University of Arizona Press, Briggs, M.K. and W.R. Osterkamp. 2020     This guidebook builds on what came before, developing it as both a guidance 'how to' as well as a reference. Where restoration topics are well-documented and well-traveled, we offer references. Where not, we offer detailed guidance on how to develop a stream restoration response start to finish.
Abstract Fifteen federal agencies are developing a of stream corridor restoration planning and design technology document to serve as a common reference for field resource managers and other technical specialists. Offering a scientific perspective, the document will emphasize least intrusive solutions that are ecologically derived and self sustaining.
From Natural to Degraded Rivers and Back Again: A test of restoration ecology theory and practice (Feld et al. 2011); in Advances in Ecological Research - Elsevier Press.   Summary Extensive degradation of ecosystems, combined with the increasing demands placed on the goods and services they provide, is a major driver of biodiversity loss on a global scale.
Stream Hydrology: An introduction for Ecologists (Gordon et al. 2004) - John Wiley & Sons.   Available for purchase here:   Since the publication of the first edition (1994) there have been rapid developments in the application of hydrology, geomorphology and ecology to stream management.
Stream Channel Reference Sites: An illustrated guide to field technique (Harrelson et al. 1994) - USDA Forest Service   This document is a guide to establishing permanent reference sites for gathering data about the physical characteristics of streams and rivers. The minimum procedure consists of the following: (1) select a site, (2) map the site and location, (3) measure the channel cross-section, (4) survey a longitudinal profile of the channel, (5) measure streamflow, (6) measure bed material, and (7) permanently file the information with the Vigil network.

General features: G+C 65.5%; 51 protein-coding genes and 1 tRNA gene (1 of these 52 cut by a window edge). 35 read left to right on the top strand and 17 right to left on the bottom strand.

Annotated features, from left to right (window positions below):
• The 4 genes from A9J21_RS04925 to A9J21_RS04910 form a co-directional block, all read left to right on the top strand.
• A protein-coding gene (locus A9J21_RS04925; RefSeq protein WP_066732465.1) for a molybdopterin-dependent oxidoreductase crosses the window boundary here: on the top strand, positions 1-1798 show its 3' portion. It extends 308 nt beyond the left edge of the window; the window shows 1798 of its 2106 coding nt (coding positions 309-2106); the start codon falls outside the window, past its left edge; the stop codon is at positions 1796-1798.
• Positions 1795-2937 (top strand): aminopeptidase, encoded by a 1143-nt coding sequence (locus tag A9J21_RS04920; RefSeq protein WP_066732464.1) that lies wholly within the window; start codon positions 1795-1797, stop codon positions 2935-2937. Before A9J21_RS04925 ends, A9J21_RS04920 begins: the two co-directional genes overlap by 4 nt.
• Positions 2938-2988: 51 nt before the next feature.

Our rivers are in crisis and the need for river restoration has never been more urgent. Water security and biodiversity indices for all of the world’s major rivers have declined due to pollution, diversions, impoundments, fragmented flows, introduced and invasive species, and many other abuses.   Developing successful restoration responses are essential. Renewing Our Rivers addresses this need head-on with examples of how to design and implement stream-corridor restoration projects.

A Guide to Enhancing Rivers, Streams and Desert Washes for Birds and Other Wildlife.

Produced by Tucson Audubon Society, Audubon Arizona, and Arizona Game and Fish.

This groundbreaking new publication from the Society for Ecological Restoration provides updated and expanded guidance on the practice of ecological restoration, clarifies the breadth of ecological restoration and allied environmental repair activities, and includes ideas and input from a diverse international group of restoration scientists and practitioners.

Bioengineering practices provide resiliency for streambanks, enhance wildlife habitat, enhance organic matter inputs to streams, improve water quality, increase floodplain roughness, and heighten landscape aesthetics so important to countless residents, visitors, and businesses.

Abstract:  Throughout the world, the condition of many riparian ecosystems has declined due to numerous factors, including encroachment of non-native species. In the western United States, millions of dollars are spent annually to control invasions of Tamarix spp., introduced small trees or shrubs from Eurasia that have colonized bottomland ecosystems along many rivers. Resource managers seek to control Tamarix in attempts to meet various objectives, such as increasing water yield and improving wildlife habitat.